City leaders at the time, including former Mayor James Maier, looked at various ways to purchase the building. But it turned out the property was a perfect brownfield site.

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BUSINESS DEVELOPMENT CORPORATION RECEIVES MULTIPLE EPA BROWNFIELD GRANTS

Written by Marvin Six, Business Development Corporation of the Northern Panhandle on . Posted in Media, News

BDC Board Chairman Announces $600,000 USEPA Coalition Grant Award to Brooke-Hancock-Jefferson counties
and two clean-up grant awards ($158,500) in Weirton

The Business Development Corporation of the Northern Panhandle (BDC) has received a highly competitive 2016 US Environmental Protection Agency Brownfields Coalition Assessment Grant. The award will benefit Brooke and Hancock counties in West Virginia and Jefferson County in Ohio and specifically benefit sites in Newell, New Cumberland, Weirton, Wellsburg, Toronto, Steubenville, and Mingo Junction.

The grant of $600,000, the maximum award allowed, will assist in the environmental assessment and eventual repurposing of potentially contaminated properties within the coalition area.

“This U.S. EPA grant is critically important in removing barriers to repurposing and job growth in a region that is already strong on economic development fundamentals, such as industry diversification, transportation, and a trained labor force,” said BDC Board Chair William D’Alesio. “Eradicating contaminants on Brownfield sites will increase the fiscal stability of our communities by allowing vacant properties to again contribute to the tax base. It will also help improve the health of residents by cleaning up our environment. This effort demonstrates the strength our three counties and two states can have when we work together toward a common goal—jobs.”

“We are extremely pleased our coalition was the recipient of this major $600,000 USEPA award to be used for our environmental assessments,” said Board Chair Deborah Venci of the Jefferson County Port Authority (Port Authority). “Repurposing our underutilized land assets is a top priority of our coalition. Not only are these sites eventually remediated and redeveloped for the creation of jobs, but environmental justice is served by eliminating detrimental health effects for our communities and their residents.”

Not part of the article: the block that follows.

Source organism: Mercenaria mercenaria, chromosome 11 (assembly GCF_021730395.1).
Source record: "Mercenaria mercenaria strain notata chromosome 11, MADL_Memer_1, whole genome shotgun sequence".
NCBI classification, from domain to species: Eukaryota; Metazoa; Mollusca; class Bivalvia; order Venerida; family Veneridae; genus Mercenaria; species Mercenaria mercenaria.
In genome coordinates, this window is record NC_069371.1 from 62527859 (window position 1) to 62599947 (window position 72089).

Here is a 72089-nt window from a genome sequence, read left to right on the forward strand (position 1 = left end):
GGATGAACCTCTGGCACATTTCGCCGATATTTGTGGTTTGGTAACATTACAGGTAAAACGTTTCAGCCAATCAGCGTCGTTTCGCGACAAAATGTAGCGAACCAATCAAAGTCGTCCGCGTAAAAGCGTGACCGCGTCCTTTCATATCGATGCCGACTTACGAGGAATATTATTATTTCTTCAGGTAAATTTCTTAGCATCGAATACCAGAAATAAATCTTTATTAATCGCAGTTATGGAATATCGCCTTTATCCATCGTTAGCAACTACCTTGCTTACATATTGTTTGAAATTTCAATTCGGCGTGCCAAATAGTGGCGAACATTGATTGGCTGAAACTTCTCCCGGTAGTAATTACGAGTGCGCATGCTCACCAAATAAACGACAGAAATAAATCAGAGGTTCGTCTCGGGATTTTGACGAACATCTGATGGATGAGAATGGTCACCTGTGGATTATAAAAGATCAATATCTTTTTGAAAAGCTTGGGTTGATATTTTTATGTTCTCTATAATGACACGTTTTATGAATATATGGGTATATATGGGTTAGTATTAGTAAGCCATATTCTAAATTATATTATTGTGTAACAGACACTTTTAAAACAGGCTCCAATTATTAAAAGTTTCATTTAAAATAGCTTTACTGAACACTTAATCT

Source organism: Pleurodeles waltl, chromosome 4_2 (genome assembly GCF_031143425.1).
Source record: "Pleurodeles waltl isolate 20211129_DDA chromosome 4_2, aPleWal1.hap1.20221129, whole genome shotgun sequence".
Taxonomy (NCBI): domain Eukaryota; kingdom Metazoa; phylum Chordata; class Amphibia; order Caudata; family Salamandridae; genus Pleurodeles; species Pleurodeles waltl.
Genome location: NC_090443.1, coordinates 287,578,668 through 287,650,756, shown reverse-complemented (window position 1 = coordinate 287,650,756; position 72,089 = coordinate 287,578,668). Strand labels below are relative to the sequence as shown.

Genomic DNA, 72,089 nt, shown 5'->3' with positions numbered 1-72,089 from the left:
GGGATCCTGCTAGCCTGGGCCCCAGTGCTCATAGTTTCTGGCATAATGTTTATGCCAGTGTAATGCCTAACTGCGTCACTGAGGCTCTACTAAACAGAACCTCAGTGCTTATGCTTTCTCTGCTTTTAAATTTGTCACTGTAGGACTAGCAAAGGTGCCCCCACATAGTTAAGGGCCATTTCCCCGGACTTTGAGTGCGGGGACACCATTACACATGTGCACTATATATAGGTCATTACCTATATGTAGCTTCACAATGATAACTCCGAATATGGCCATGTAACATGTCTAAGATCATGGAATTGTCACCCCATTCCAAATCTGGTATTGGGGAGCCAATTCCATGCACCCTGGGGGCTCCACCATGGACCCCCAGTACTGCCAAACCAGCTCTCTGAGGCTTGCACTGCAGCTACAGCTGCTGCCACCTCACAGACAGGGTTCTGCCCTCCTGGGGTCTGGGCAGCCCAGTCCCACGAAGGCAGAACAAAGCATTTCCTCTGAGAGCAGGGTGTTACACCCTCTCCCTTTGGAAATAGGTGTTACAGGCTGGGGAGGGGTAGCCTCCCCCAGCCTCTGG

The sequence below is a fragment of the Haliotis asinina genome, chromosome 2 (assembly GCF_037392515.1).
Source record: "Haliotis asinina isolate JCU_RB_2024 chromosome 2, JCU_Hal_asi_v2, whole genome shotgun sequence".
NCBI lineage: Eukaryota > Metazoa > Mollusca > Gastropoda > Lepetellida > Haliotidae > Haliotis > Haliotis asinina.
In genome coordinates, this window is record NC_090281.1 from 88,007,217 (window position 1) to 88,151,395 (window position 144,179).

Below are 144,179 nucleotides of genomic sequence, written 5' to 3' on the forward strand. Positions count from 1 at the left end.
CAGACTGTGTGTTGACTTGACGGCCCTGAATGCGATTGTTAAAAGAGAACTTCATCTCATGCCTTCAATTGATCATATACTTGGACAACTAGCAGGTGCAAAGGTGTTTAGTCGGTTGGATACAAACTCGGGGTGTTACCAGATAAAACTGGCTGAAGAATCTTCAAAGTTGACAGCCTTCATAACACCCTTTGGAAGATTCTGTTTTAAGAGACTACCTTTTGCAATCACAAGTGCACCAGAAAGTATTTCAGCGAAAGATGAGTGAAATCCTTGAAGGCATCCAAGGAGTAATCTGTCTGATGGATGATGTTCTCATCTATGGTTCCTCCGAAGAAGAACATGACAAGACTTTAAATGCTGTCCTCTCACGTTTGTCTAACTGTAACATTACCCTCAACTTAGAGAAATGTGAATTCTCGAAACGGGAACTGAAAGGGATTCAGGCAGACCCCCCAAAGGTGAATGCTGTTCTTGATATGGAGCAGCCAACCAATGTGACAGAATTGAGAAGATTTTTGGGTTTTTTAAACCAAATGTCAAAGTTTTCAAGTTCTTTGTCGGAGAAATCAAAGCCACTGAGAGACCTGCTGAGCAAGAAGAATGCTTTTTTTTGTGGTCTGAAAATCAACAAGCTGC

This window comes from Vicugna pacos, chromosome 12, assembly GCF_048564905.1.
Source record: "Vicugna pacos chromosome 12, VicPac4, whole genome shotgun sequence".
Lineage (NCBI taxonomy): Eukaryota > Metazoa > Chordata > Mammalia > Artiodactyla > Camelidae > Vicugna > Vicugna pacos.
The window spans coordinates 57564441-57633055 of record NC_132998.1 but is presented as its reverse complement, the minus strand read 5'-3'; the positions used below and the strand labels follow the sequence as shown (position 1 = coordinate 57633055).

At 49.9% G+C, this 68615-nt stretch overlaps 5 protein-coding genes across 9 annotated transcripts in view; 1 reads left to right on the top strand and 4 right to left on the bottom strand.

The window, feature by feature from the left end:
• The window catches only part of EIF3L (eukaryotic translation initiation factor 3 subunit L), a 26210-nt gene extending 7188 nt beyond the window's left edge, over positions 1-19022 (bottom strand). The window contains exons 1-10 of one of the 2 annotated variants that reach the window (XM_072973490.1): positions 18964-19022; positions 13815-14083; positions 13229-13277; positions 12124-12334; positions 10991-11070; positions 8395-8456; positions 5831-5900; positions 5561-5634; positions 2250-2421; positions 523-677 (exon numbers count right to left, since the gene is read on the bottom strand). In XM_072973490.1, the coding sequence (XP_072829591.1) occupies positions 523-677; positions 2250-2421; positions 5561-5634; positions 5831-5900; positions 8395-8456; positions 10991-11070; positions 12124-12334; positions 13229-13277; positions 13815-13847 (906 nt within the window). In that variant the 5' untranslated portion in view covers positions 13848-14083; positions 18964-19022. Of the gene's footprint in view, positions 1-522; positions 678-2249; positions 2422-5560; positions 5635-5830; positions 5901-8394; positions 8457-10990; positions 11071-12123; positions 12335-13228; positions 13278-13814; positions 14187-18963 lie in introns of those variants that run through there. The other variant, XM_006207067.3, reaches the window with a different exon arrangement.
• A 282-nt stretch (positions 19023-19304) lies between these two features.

The BDC and Port Authority have identified at least 6 vacant, abandoned, or underused sites in six communities. The EPA grant will help fund an environmental assessment of these sites, focusing on contamination stemming from petroleum and other hazardous materials. The funding is distributed through the EPA Brownfields Program, which cleans up and reinvests in sites that are contaminated—or perceived to be so—and have limited redevelopment potential because of potential liability.

The BDC also received two USEPA Clean-up Grants for the former Jimmy Carey Stadium ($52,500) and The Lodge at the Williams ($106,000). BDC Executive Director Patrick Ford is hopeful these cleanup grants will kick start the repurposing of the former Jimmy Carey Stadium and the historic community landmark The Lodge at the Williams Golf and Country Club.

“Our assessment projects have lead to major clean-ups, repurposing, and job creation at sites such as: Rock Springs Business Park (Chester), Chrysler Dealership (Newell), Three Springs Business Park (Weirton), and the Beech Bottom Industrial Park (Beech Bottom). Strategically-based attention, with the use of these grants, make it possible to assess, remediate, repurpose, attract investment, and create jobs for our community,” said Ford.

Ford added that these grants, totaling $758,500, would not have been possible without the support, draft writing, and data gathering assistance of our partners; including U.S. Congressman David McKinley, R-WV, the Brooke-Hancock-Jefferson Planning Commission, the Northern West Virginia Brownfields Assistance Center, the Jefferson County Port Authority, the West Virginia Department of Environmental Protection, the Benedum Foundation, the board and staff of the BDC, and many other community organizations and volunteers.

About the BDC
Formed in 1993 and chartered as a 501-C3 (private, not for profit) organization, the BDC is the designated economic development organization for Brooke and Hancock counties. The BDC is dedicated to creating jobs and encouraging private investment in the northern panhandle. The BDC gets its support from the WV Development Office, WV Economic Development Authority, USEDA, USEPA, Benedum Foundation, private investors, Brooke and Hancock Counties, and the cities of Weirton, Beech Bottom, Bethany, Weirton, New Cumberland, and Chester.